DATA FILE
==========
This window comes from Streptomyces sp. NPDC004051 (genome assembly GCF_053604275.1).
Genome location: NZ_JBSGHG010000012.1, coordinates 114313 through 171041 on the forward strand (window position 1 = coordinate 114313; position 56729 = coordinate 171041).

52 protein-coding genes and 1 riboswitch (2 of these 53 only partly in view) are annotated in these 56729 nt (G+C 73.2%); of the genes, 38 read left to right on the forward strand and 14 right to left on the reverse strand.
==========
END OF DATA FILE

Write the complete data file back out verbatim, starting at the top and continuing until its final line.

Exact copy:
This window comes from Streptomyces sp. NPDC004051 (genome assembly GCF_053604275.1).
Genome location: NZ_JBSGHG010000012.1, coordinates 114313 through 171041 on the forward strand (window position 1 = coordinate 114313; position 56729 = coordinate 171041).

52 protein-coding genes and 1 riboswitch (2 of these 53 only partly in view) are annotated in these 56729 nt (G+C 73.2%); of the genes, 38 read left to right on the forward strand and 14 right to left on the reverse strand.